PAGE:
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Saturday, June 8, 2013

Here we go:  "Dreeeeew, pictuuuuuuures!  Ehrmagherd, where are the pictures??".  I know, I know.  Regardless of how in shape we are or how intelligent we claim to be, most people are lazy these days and do not like reading anything that lacks the presence of a few photos.  I understand this, and I try, but there is nothing relevant I can put into this blog as far as images are concerned.  Psychology?  I studied it for years and I know how attention spans work, so I will try to make the following to the point and relevant.  Stay with me for a moment?  Please?

There is this pride thing we tend to get very stuck on a little bit too often.  Unfortunately, disagreements are bound to happen in anything we do because such is part of being human.  Sticking with that thought, some people exist who thrive on being difficult to the point of causing a problem for no other reason than to do so.  Take a moment to digest that one and think about how many times you get into a petty altercation each day.  Finished?  Now, if you have realized part of your character thrives on being a pain in neck, you are really going to hate me very shortly.  

Over the span of however long people have been around ("We were monkeys!"  "We were created!" "Aliens birthed us!"  Shut up, that isn't the point I'm making.) we have been equipped to communicate with one another which also created differing opinions.  With the differing opinions also comes a differentiation of what we each believe to be true and correct about anything, yes, anything.  The problem is that we thrive on not being told we are wrong.  Take me for example...I like learning and I like to form my own opinions based upon what I have read or experienced.  As a method of avoiding drama or causing someone's demonic horns to sprout, I try to stay away from talking about subjects I have not spent enough time learning about.  Why?  Nobody likes to be wrong.  

People get in this mode of defensive stupidity (I have more than once) when they are told they are wrong, whether indirectly or through proven fact by someone else.  I went out of my way to approach an older man trying to change a flat tire once and asked if I could help.  He had that corner of the car jacked into the air and said (irritated) "You won't be able to get the lug nuts off.  The tire spins around and you can't get the leverage to unscrew them!"  To which I said "If you let me lower the car back on the ground, the tire will be stationary from the weight of the car so I can break the lugs loose for you."  Then the guy turned red from a cocktail-mixture of embarrassment and rage followed by:  "You don't know what you're talking about and I already called AAA.  They'll know what to do.".  Yes, that happened about a year ago, right in front of my parents' driveway at about nine o'clock in the morning. Awesome.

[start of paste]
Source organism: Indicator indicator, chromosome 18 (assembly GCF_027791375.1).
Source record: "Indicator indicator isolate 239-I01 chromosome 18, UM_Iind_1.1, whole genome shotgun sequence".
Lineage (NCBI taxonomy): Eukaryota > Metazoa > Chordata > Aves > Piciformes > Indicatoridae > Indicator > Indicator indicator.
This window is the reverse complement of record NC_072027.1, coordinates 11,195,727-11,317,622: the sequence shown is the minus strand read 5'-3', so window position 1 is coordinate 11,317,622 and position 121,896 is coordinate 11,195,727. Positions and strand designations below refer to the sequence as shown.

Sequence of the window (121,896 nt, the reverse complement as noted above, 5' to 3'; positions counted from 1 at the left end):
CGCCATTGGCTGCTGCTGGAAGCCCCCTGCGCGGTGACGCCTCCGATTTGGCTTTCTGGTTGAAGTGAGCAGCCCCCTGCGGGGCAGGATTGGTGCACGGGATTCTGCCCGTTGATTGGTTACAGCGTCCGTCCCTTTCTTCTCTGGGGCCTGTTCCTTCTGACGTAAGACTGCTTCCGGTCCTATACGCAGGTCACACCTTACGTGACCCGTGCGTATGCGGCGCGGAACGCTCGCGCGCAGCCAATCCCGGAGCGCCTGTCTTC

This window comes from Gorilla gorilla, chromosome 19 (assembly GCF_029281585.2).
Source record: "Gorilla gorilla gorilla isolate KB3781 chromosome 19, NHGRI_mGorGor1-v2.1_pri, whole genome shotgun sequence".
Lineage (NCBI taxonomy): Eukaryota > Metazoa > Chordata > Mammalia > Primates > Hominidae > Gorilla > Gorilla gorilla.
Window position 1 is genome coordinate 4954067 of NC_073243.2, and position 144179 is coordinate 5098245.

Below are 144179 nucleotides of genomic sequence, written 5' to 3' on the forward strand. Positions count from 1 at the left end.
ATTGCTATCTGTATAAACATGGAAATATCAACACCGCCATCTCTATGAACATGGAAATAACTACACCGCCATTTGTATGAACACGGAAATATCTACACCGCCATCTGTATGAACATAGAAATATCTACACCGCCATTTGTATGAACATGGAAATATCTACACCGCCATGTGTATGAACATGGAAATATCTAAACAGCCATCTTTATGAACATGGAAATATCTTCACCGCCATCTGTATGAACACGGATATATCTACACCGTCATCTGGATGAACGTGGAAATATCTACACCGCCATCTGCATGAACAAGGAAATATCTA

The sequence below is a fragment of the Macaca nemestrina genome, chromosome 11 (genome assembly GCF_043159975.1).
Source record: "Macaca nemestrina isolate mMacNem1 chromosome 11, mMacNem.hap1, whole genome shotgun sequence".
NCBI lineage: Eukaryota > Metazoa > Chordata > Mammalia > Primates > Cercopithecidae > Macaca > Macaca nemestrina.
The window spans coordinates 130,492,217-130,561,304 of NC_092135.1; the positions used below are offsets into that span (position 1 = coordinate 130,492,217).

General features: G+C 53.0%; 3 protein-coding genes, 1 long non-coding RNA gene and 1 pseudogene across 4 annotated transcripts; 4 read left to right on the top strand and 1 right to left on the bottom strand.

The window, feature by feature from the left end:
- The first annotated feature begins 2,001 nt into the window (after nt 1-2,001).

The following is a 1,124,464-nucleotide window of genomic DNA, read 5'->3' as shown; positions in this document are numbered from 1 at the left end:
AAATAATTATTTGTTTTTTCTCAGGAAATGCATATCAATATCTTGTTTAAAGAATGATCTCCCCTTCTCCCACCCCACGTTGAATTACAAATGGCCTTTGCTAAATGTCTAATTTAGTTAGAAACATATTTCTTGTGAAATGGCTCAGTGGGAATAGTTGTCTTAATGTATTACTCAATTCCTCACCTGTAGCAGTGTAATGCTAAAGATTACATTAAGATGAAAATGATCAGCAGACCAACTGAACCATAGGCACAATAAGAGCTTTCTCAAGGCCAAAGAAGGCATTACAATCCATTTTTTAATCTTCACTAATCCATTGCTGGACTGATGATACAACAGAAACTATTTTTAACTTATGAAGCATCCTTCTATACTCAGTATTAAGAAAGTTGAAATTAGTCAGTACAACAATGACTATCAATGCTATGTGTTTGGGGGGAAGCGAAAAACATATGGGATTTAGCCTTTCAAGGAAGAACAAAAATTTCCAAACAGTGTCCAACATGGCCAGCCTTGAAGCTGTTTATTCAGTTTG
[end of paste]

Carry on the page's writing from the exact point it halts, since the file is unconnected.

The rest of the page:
For me, this all comes down to honesty. I say it all the time, but honesty is a huge factor in who I am and who I surround myself with.  We all make mistakes and we all have opinions that can be proven false by someone else, yet sometimes admitting that fault, no matter how petty, is difficult for us to do.  We seek out arguments and will beat our point to death even if we have been proven incorrect, without a doubt.  I like the idea of humility in the form of being truthful and I do not just mean in the form of an apology.  Sometimes when we get into a little rift with someone else, we really should ask for forgiveness instead of saying how sorry we are.  

Dishonesty is a relationship killer for me in any capacity.  Have you ever had someone lead you into believing something was not true as a way to spare your feelings?  Have you done this to someone yourself?  
"Well, I never said I WASN'T going to do that.  If that's how he/she read into it, that isn't my fault." 
Yet, in your mind and the way you cleverly worded your side of the discussion, you were well aware of what the other person was thinking.  No matter how you look at something like that, leading someone to believe anything that is not true is still a lie.  This is the same way we justify petty arguments to ourselves internally as well.  The problem is, when people say things like that to me and think I believe them, I can generally see through their intent.  When we are battling the idea inside of our own head, things become a bit more difficult to process.  Everyone believes themselves, so telling yourself a lie is very easy to believe and sets up a really horrid circle of confusion internally.

So, what am I trying to say?
We should have some humility and stop being a pain in the ass to people and ourselves...

Grace and Peace,

Facebook: http://www.facebook.com/drew.silvers
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Email: drewcoustic@gmail.com

The lyrics in the title of this blog are from this song: 



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